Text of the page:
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Are You an “Oppressed” Minority Shareholder?

July 7, 2017 Mark T. Matri

Minority-Shareholder-RightsThe New Jersey Shareholders Protection Act (the “Act”) enumerated laws that protect minority shareholders in closely held corporations from “oppression” by the majority shareholders. The Act provides that, in cases of corporations having 25 or less shareholders, a court may appoint a custodian, appoint a provisional director, order a sale of the corporation’s stock or enter a judgment dissolving the corporation upon proof that the directors or those in control have acted fraudulently or illegally, mismanaged the corporation, or abused their authority as officers or directors or have acted oppressively or unfairly toward one or more minority shareholders in their capacities as shareholders, directors, officers, or employees. N.J.S.A. §14A:12-7(1)(c). If used properly, the Act may provide relief to a shareholder who is unhappy with a corporation’s management.   

Who are Minority Shareholders?

Whether a particular shareholder is a “minority” does not depend solely on the number of shares owned, but rather by a qualitative evaluation of the actual control a particular shareholder may exert on a closely held corporation. Bonavita v. Corbo, 300 N.J. Super. 179 (Ch. Div. 1996). The policy behind N.J.S.A. §14A:12-7(1)(c) focuses on relative power and the ability of one side to oppress another, rather than on numbers or percentages of stock ownership which, in any given case, may be an insignificant factor. Id. It is clear that the legislature intended the Act to protect any shareholder, regardless of their percentage of ownership, as long as the shareholder is being oppressed.

What is Oppression?

            Shareholder oppression is determined by examining the reasonable expectations of the complaining shareholder and the effect of the defendant’s actions on those expectations. See Brenner v. Berkowitz, 134 N.J. 488, 509 (1993); Bonavita v. Corbo, 300 N.J. Super. 179, 194 (Ch. Div. 1996). Oppression is found where the defendant’s behavior frustrates the plaintiff shareholders’ reasonable expectations. Brenner, 134 N.J. at 506 (“Oppression has been defined as frustrating a shareholder’s reasonable expectations”). Ordinarily, oppression by shareholders is clearly shown when they have awarded themselves excessive compensation, furnished inadequate dividends, or misapplied and wasted corporate funds. Muellenberg v. Bikon Corp., 143 N.J. 168, 179 (1996). In the case of small business organized as corporations, generally, shareholders may not intentionally waste corporate assets or devalue the corporation. This is true whether or not the oppressing shareholder holds the title of director, president, vice president or other corporate officer.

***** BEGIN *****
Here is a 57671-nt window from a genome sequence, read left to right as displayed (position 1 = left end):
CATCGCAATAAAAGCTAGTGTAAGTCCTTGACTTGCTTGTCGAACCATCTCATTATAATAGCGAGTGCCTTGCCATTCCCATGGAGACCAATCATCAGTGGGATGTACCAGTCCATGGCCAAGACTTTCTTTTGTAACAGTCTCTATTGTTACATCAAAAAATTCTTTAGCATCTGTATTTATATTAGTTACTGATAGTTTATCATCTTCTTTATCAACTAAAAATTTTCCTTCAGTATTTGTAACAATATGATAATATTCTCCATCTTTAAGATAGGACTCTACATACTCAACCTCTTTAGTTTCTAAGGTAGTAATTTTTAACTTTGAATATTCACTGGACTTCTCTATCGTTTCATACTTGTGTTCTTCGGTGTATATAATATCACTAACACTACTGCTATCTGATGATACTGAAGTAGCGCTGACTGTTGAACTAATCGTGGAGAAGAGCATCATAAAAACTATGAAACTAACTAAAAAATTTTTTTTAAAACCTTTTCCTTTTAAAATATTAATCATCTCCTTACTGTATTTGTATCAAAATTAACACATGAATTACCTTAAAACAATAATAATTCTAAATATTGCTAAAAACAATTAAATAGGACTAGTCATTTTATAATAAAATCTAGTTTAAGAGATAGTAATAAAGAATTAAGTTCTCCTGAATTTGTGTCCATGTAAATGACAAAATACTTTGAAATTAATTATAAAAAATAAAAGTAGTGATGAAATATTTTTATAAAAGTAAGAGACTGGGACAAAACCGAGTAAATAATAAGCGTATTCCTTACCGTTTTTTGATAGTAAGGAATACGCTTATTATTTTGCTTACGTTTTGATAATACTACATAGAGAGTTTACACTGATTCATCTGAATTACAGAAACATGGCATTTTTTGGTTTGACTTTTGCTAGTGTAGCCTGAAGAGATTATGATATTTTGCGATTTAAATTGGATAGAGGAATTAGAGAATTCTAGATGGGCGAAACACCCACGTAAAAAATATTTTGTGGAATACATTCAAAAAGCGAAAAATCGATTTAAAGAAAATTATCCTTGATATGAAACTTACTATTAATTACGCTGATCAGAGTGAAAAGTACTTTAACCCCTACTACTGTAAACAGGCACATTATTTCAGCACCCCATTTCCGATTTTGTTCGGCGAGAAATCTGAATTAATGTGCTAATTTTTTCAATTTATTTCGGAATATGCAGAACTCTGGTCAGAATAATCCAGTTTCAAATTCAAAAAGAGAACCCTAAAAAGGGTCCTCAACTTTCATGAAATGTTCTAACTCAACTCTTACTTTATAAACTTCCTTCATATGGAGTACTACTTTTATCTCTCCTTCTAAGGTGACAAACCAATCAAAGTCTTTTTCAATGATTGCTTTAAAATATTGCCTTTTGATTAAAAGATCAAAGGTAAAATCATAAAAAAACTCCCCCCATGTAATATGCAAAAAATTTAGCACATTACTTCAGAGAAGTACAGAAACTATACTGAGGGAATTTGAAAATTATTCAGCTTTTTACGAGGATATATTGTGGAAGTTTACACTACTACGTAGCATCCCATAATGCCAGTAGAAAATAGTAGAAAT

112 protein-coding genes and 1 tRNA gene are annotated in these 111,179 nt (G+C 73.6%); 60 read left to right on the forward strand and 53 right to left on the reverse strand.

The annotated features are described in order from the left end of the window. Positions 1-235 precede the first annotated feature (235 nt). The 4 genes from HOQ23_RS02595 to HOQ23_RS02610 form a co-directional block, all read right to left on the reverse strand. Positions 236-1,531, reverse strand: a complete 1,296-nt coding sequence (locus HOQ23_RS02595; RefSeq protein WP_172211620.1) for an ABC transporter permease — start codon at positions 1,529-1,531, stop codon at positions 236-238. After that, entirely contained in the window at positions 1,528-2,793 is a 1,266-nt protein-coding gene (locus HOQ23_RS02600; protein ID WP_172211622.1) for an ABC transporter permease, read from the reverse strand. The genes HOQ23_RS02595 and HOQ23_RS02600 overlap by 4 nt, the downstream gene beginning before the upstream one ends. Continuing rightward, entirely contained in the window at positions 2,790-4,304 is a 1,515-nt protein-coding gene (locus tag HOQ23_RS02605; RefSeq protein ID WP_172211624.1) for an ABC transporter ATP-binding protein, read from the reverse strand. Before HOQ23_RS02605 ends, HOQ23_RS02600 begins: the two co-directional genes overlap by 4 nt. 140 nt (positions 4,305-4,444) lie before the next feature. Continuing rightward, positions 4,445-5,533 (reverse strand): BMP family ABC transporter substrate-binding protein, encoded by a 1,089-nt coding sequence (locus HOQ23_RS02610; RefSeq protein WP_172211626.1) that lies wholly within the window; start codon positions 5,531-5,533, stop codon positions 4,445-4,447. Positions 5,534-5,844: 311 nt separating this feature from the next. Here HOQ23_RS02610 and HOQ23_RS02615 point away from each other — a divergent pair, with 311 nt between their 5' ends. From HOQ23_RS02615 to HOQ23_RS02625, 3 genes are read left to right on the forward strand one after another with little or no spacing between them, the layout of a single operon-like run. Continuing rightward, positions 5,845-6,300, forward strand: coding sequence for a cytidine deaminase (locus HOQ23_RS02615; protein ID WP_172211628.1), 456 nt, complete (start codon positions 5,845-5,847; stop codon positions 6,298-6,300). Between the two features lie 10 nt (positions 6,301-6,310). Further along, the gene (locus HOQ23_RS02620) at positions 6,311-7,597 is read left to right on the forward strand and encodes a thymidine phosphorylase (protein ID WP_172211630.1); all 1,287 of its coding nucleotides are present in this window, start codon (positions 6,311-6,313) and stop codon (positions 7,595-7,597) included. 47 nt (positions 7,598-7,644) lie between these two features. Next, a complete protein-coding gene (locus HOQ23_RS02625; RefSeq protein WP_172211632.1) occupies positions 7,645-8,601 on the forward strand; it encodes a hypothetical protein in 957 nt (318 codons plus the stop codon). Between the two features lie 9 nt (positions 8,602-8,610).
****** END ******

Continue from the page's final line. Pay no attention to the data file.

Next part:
What are the Remedies for Oppression Under the Act?

            The Act provides that in the event of shareholder oppression, a court may appoint a custodian, appoint a provisional director, order a sale of the corporation’s stock or enter a judgment dissolving the corporation. Typically, the oppressed shareholder will file verified complaint seeking temporary restraints or a preliminary injunction against the offending shareholder and the corporation itself. The Interlocutory appointment of a custodian or provisional director assures proper oversight and management of the corporation while the shareholders resolve the issues of the suit. In other cases, the oppressed shareholder may demand the corporation purchase his or her shares for fair market value. Lastly, in extreme circumstances, the corporation may be dissolved to prevent further oppression by the majority.

What to Do If You Think You are an Oppressed Shareholder

            Many small businesses organized in the form of a corporation are owned by less than 25 shareholders with a select few of those shareholders controlling the management and assets of the corporation. The minority shareholders are protected from the arbitrary actions of the majority that frustrate the minority shareholders expectations. If you think you are an oppressed shareholder, it is advised that you consult an attorney prior to taking any legal action. If you are considering taking legal action to protect your shareholder rights, please contact our offices for a consultation.

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Mark T. Matri

Mark Matri joined Scura, Wigfield, Heyer, Stevens & Cammarota, LLP in October of 2015 after years of practice in Florida. Mr. Matri establishes long term relationships with his clients. Often, after representing clients in litigation matters, he will work to protect their assets through estate planning.

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